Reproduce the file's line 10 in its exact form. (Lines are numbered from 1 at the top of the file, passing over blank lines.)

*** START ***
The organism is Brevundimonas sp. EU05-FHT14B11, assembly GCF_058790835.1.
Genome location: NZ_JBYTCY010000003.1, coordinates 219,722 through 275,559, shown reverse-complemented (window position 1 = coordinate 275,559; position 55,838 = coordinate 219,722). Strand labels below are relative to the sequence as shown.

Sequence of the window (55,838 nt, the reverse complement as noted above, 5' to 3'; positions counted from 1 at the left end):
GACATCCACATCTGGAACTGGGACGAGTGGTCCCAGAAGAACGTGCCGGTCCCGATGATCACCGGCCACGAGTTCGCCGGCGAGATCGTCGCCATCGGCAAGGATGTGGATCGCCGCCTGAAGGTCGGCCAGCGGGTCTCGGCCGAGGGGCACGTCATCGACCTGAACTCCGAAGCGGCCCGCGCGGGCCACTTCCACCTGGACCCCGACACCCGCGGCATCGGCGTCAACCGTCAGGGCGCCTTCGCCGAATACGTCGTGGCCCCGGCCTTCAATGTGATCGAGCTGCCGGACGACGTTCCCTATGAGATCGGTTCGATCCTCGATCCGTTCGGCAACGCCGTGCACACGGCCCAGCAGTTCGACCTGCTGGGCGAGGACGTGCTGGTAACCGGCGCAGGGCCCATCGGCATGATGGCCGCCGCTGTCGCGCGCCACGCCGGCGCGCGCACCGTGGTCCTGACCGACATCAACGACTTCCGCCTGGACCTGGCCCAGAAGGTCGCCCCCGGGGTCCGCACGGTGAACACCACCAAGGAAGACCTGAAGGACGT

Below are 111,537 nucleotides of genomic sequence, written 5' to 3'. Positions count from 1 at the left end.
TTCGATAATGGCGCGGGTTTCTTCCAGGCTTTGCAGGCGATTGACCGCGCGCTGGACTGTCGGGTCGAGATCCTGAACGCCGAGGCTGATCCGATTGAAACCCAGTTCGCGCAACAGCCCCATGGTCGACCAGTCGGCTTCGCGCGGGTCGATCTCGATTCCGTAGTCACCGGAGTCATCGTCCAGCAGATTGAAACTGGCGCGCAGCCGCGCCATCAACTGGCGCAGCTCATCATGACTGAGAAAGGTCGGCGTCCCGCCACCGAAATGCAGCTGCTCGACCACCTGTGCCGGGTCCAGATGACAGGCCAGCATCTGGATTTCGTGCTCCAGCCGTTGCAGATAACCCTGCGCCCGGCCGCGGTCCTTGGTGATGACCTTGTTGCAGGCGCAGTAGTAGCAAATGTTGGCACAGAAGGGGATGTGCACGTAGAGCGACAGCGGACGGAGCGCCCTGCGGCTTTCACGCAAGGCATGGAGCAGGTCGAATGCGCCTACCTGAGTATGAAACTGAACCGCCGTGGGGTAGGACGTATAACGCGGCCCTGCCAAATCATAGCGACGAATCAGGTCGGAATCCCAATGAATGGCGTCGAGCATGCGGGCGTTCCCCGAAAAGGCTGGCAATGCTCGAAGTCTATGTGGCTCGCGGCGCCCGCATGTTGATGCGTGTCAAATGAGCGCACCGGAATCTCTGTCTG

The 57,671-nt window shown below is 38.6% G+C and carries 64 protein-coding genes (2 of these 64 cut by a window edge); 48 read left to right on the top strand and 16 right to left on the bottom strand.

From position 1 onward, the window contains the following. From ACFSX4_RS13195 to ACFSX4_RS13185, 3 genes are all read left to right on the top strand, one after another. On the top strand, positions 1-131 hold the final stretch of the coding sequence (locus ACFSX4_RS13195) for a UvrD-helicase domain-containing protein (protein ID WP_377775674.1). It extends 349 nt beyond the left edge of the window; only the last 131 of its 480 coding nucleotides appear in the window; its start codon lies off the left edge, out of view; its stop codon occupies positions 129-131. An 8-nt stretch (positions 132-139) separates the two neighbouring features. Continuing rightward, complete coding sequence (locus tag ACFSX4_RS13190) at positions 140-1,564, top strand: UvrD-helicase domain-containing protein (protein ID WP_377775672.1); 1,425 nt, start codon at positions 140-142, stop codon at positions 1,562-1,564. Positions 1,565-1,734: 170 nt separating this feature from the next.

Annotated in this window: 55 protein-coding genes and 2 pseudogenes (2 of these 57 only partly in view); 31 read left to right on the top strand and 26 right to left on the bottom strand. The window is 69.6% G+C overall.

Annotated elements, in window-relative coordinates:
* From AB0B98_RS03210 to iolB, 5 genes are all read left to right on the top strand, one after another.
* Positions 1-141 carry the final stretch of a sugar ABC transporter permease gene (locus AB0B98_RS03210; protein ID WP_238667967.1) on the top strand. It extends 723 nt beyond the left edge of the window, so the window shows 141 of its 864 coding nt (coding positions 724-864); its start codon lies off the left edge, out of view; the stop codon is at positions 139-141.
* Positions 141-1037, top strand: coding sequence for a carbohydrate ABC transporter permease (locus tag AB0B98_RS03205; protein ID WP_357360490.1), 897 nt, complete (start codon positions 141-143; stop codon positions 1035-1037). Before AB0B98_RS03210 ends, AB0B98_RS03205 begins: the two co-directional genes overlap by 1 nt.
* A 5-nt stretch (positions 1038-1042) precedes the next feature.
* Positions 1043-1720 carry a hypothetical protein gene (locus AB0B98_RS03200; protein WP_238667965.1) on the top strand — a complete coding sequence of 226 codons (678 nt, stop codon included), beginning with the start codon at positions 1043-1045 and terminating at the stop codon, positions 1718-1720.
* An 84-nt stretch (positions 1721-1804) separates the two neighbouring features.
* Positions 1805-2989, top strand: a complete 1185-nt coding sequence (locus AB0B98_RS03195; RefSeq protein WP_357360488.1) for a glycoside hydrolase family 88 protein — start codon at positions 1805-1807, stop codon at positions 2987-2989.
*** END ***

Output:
Annotated elements, in window-relative coordinates: